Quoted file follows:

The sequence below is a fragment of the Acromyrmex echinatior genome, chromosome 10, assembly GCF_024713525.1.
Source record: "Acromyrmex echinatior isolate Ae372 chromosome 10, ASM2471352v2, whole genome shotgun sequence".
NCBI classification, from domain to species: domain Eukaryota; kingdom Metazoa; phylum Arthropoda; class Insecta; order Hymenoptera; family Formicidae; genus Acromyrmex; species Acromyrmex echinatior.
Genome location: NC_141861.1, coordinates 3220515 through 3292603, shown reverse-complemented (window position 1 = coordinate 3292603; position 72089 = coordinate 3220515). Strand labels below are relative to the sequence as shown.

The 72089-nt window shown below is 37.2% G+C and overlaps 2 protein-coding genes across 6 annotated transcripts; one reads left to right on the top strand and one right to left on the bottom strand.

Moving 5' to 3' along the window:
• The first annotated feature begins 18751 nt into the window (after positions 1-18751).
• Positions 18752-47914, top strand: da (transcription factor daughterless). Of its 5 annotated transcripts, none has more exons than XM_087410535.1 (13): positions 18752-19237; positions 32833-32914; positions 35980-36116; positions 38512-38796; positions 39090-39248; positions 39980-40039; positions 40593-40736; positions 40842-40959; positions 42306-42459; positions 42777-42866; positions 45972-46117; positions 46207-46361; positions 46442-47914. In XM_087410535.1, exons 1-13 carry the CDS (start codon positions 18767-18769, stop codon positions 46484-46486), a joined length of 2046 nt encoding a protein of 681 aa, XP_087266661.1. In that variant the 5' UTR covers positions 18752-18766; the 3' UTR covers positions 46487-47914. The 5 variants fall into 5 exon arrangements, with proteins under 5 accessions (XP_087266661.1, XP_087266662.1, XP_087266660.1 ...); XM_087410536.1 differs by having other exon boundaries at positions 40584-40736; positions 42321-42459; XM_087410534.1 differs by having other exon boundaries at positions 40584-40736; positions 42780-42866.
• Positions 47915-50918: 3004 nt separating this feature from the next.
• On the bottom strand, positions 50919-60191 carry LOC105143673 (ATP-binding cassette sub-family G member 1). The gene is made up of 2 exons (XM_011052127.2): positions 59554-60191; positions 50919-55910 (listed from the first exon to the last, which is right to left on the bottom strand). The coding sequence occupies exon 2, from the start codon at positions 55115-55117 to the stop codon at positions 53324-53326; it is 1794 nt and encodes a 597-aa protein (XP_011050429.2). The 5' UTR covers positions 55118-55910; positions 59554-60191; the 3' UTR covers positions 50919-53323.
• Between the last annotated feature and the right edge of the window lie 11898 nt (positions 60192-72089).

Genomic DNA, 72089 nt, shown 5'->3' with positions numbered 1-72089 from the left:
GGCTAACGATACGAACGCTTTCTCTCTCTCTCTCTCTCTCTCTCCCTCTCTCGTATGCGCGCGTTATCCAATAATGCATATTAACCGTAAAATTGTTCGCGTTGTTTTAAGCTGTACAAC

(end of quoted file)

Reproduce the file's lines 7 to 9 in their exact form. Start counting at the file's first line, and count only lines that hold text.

• The first annotated feature begins 18751 nt into the window (after positions 1-18751).
• Positions 18752-47914, top strand: da (transcription factor daughterless). Of its 5 annotated transcripts, none has more exons than XM_087410535.1 (13): positions 18752-19237; positions 32833-32914; positions 35980-36116; positions 38512-38796; positions 39090-39248; positions 39980-40039; positions 40593-40736; positions 40842-40959; positions 42306-42459; positions 42777-42866; positions 45972-46117; positions 46207-46361; positions 46442-47914. In XM_087410535.1, exons 1-13 carry the CDS (start codon positions 18767-18769, stop codon positions 46484-46486), a joined length of 2046 nt encoding a protein of 681 aa, XP_087266661.1. In that variant the 5' UTR covers positions 18752-18766; the 3' UTR covers positions 46487-47914. The 5 variants fall into 5 exon arrangements, with proteins under 5 accessions (XP_087266661.1, XP_087266662.1, XP_087266660.1 ...); XM_087410536.1 differs by having other exon boundaries at positions 40584-40736; positions 42321-42459; XM_087410534.1 differs by having other exon boundaries at positions 40584-40736; positions 42780-42866.
• Positions 47915-50918: 3004 nt separating this feature from the next.